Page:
“UGLY FABRIC” (what should I do with it?)

Most of us quilters have come up against the problem of “ugly fabric” (what should I do with it?) After all, it followed me home.

It is just fine to describe a fabric as “ugly” – we are talking about an object. All of us have a different opinion of what we think of as beautiful vs. ugly fabric and there is no reason not to be honest. After all, if everyone liked the same colors and designs there would not be the selection of cloth that we currently have.

clip art - quilt block

The fabric looked great at the store, or quilt show… but now that it is home, I wonder what possessed me to pay good money for that.  And why did I think five yards would be enough? Am I losing my mind?

I have tried several ways of handling the “ugly fabric” issue in my own quilting world. So far, the two most used answers are cutting it up as small as possible or using it as the backing of a quilt (especially if I can donate it or give it away).

When I would complain to my grandmother about ugly fabric, she would smile big and tell me that I had “not cut it small enough”.  Good point, and it generally does work.

What to do with ugly fabric:

  1. Over-dye it which for me is a hit and miss method.  I have come out with a truly beautiful “new” fabric, and I have come out with something far worse than what I started with.
  2. Mix it with a lot of other scraps in a quilt and it won’t stand out.
  3. Donate it (Goodwill, art class at the school, 4-H, or the animal shelter for bedding, etc.).
  4. Trade it because someone else will probably love it and he/she has a chunk of fabric you just love.
  5. Sell it because you can use that money to buy a piece of fabric you like.
  6. Make a simple pet bed for the local animal shelter. This is basically a pillow case that I keep on the cutting table and stuff with left over snippets of batting and fabric. When 2/3 full, I sew the open side shut and off to the shelter it goes. The shelter here cannot get enough of them.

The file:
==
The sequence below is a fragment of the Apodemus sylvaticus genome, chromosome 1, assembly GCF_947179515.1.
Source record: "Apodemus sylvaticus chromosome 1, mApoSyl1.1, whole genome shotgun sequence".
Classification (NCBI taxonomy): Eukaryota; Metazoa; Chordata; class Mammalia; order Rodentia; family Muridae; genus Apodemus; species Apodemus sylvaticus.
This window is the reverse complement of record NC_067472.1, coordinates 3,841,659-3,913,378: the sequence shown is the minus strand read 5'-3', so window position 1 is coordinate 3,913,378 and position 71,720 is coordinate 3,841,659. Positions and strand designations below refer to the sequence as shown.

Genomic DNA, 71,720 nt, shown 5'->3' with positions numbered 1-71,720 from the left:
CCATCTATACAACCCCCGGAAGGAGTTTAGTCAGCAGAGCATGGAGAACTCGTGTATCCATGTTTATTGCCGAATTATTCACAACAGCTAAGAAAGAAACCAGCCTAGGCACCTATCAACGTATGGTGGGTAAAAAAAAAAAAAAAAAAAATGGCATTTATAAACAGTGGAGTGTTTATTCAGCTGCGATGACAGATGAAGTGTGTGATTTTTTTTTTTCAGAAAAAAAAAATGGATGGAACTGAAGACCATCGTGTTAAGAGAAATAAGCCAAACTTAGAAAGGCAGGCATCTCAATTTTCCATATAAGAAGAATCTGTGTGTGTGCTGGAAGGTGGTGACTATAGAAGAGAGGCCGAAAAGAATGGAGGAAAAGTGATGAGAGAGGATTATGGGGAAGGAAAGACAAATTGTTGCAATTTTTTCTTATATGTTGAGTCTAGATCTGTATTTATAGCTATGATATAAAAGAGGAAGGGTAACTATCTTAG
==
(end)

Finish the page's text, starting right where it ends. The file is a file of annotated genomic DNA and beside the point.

No doubt other quilters have their own solutions to this dilemma, and I wish you would share them with the rest of us.

clip art - bolts of fabric and scissors

I remember years ago using a specific line of fabric to make a quilt.  One of the fabrics was just too hideous (in my opinion) and when I brought the finished quilt back to the shop to show the ladies there, I said something about putting the ugliest fabric on the back.  The owner was totally offended and made sure I knew it.  My comment was thoughtless, but it was my honest opinion.

Ugly fabric is useable:

The point is not that the fabric is ugly, but that we find a way to use it.  In the world of recycle, reuse, and re-purpose, fabric should be used. It has not been many years ago that nothing was thrown away because the item was too expensive or too hard to get to waste. We have so many choices today in the fabric world that we forget how hard it was for our predecessors to get nice fabric. So, let’s find a use for it, if only in honor of the quilters who came before us.

Pioneer woman sitting on porch with quilt top

Some ideas for ugly fabric: